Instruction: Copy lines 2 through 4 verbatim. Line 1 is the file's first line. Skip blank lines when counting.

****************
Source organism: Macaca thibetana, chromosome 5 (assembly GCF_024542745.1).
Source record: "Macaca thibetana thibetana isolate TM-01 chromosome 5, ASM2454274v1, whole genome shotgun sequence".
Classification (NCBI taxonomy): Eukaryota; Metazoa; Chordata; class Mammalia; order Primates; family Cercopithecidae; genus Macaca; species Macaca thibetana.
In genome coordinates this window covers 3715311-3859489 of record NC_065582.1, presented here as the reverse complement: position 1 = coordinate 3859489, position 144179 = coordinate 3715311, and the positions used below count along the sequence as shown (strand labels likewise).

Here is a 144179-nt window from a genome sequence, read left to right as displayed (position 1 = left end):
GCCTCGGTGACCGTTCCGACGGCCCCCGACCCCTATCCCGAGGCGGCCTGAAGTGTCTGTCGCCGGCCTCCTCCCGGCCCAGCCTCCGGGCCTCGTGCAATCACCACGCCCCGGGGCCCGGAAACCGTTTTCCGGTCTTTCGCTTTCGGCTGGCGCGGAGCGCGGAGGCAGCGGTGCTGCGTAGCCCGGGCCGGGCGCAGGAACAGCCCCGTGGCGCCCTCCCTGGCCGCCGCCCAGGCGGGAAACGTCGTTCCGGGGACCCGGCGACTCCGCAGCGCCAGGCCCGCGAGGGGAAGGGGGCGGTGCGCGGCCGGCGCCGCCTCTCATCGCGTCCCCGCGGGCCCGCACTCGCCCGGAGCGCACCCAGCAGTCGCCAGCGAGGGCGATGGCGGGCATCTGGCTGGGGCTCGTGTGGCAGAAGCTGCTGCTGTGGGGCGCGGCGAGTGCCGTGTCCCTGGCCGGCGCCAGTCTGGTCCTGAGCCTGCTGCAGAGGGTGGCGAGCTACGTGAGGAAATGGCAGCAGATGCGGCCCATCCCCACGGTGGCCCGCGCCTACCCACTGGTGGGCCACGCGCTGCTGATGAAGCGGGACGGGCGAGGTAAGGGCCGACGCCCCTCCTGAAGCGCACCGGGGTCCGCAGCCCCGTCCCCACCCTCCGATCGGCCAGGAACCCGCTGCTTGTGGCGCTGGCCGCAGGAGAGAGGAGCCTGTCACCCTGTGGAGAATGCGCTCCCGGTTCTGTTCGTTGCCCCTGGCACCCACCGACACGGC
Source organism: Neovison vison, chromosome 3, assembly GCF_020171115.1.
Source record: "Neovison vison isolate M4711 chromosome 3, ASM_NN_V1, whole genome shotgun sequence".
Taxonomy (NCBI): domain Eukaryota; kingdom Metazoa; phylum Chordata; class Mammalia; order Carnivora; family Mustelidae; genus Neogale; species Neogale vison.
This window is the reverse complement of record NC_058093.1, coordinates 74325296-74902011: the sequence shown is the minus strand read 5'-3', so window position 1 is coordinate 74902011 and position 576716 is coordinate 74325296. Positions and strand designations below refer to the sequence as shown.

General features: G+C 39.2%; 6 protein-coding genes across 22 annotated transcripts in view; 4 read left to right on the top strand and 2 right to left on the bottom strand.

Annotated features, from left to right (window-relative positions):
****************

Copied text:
Source record: "Macaca thibetana thibetana isolate TM-01 chromosome 5, ASM2454274v1, whole genome shotgun sequence".
Classification (NCBI taxonomy): Eukaryota; Metazoa; Chordata; class Mammalia; order Primates; family Cercopithecidae; genus Macaca; species Macaca thibetana.
In genome coordinates this window covers 3715311-3859489 of record NC_065582.1, presented here as the reverse complement: position 1 = coordinate 3859489, position 144179 = coordinate 3715311, and the positions used below count along the sequence as shown (strand labels likewise).